The Pensions Regulator (TPR) is working to "enhance" the Bank of England's monitoring of how schemes use non-bank leveraged loans amid warnings they may not be able to absorb losses in a stress scenario.
The watchdog, working alongside the Bank of England's Financial Policy Committee and the Prudential Regulation Authority (PRA), is keeping an eye on potential liquidity demands and losses generated by non-bank leverage, as well as the potential systemic risks from funds' use of derivatives and repurchase agreements.
According to the BoE's Financial Stability Report, published today (11 July), pension funds, insurers and investment funds hold around 40% of the total global leveraged loan market, with around a quarter of these through collateralised loan obligations (CLOs).
While the "riskier tranches" are typically held by investment funds, the central bank is concerned about how quickly these loans could be sold in a stressed scenario without affecting market prices, leaving funds with liquidity mismatches.
Over the last 10 years, defined benefit (DB) schemes have consistently been increasing their allocation to bonds, of which leveraged loans are a part, with the average scheme having a 59% allocation in March last year, according to the Pension Protection Fund. It is not clear what pension funds' total exposure to leveraged loans is.
In particular, open-ended funds have significantly higher holdings of leveraged loans than in the period before the financial crisis, the bank said. Around $250bn (£199bn) of these assets are in open-ended funds now, compared to just $20bn in 2007.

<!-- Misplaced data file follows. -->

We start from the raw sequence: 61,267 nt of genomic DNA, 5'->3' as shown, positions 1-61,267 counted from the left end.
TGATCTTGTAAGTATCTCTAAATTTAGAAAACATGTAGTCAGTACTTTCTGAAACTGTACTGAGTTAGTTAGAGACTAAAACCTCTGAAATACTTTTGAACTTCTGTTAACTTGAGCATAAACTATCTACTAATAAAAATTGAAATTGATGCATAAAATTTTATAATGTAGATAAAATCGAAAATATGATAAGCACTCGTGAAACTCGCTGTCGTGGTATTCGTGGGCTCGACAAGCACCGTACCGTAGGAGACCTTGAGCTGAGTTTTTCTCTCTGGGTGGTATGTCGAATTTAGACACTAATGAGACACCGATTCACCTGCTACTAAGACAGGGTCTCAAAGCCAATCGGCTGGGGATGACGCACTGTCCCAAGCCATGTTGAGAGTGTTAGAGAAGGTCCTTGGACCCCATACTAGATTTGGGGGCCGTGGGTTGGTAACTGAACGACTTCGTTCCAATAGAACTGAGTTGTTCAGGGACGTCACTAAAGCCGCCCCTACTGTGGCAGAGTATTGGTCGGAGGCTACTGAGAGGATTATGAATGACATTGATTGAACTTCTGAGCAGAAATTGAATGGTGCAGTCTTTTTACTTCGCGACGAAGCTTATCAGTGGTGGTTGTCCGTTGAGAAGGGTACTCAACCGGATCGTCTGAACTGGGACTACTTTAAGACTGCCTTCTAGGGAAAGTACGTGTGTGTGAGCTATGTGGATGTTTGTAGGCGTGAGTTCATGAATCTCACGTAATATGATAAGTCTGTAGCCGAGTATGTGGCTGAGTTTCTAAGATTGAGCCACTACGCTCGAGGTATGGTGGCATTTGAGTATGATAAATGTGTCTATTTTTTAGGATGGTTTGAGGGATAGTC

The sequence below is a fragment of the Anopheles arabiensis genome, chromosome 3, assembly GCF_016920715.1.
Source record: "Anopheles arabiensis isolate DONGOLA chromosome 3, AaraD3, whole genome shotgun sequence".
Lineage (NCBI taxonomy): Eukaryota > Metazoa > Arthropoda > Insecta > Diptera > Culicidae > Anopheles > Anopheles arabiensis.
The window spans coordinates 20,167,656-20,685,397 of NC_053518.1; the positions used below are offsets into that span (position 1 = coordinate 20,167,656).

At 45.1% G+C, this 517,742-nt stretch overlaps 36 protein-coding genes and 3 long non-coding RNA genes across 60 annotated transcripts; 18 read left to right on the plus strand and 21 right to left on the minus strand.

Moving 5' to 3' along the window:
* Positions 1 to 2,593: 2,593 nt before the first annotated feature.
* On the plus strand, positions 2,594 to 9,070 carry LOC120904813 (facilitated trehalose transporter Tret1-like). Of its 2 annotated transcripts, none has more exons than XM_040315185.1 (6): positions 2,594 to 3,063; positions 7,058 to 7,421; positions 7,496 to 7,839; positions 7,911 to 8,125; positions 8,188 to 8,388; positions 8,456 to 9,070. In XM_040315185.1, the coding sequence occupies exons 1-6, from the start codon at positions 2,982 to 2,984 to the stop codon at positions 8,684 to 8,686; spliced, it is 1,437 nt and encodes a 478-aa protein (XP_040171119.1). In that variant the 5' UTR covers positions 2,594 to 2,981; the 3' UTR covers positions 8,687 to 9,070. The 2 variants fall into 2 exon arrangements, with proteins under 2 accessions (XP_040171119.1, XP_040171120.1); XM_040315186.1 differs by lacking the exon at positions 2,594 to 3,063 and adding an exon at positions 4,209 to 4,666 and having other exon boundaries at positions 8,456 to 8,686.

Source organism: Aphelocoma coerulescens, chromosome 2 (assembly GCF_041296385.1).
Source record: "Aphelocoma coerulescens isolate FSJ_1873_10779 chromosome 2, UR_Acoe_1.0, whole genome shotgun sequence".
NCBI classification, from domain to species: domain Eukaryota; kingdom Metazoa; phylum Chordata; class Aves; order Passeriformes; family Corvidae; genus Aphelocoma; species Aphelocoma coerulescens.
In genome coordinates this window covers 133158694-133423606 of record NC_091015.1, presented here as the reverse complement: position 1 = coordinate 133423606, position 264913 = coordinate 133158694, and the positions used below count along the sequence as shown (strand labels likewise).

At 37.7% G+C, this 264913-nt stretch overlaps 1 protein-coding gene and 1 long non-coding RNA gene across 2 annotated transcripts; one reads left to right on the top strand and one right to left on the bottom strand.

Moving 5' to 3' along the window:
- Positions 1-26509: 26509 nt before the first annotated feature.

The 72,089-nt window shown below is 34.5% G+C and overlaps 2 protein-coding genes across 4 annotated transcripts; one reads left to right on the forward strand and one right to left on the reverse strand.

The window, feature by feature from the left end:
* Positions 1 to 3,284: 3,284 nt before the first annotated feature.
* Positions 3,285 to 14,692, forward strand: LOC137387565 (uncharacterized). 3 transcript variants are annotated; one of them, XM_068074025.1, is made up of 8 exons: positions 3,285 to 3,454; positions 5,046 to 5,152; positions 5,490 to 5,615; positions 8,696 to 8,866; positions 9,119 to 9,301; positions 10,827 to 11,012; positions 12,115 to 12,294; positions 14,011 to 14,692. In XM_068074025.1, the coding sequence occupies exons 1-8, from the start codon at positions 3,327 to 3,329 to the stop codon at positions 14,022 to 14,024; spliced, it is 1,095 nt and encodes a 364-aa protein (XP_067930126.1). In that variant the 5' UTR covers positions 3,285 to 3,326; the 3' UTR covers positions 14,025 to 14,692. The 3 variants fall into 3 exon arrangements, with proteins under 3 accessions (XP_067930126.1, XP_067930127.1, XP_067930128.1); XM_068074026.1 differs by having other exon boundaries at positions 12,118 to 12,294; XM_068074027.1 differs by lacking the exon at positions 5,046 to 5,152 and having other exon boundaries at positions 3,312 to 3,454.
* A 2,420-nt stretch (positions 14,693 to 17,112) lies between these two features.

The bank's report added that "higher corporate leverage could amplify economic downturns", with a larger corporate debt to gross domestic product ratio associated with deeper recessions. During the financial crisis, the estimated loss rate for leveraged loans was almost twice the loss rate on loans to large businesses overall, the bank said.
A downturn in this market could lead to large-scale redemptions in this market, then causing sales of illiquid assets "that may exceed the ability of dealers and other investors to absorb them", and causing a knock-on effect on the wider corporate bond market, "transmitting stress to other parts of the financial system, and disrupting the availability of finance to the real economy".
Professional Pensions has approached TPR for more details on the enhanced monitoring in this area.
COVID-19 has changed the landscape for emerging markets (EM) debt, injecting a new dimension of pandemic-related economic uncertainty. In this report, the Eaton Vance EM debt team outlines our view that strong fundamental analysis and country selection is more important than ever.
There has been a growing focus from institutional investors on social benefits when investing in real estate, according to research by Alpha Real Capital.
Consumer complaints against firms for misadvised DB transfers also rising
Moira Warner looks at what changes to the Judicial Pension Scheme actually mean.
Questions remain unanswered around defined benefit (DB) scheme funding, according to analysis by Lane Clark & Peacock (LCP).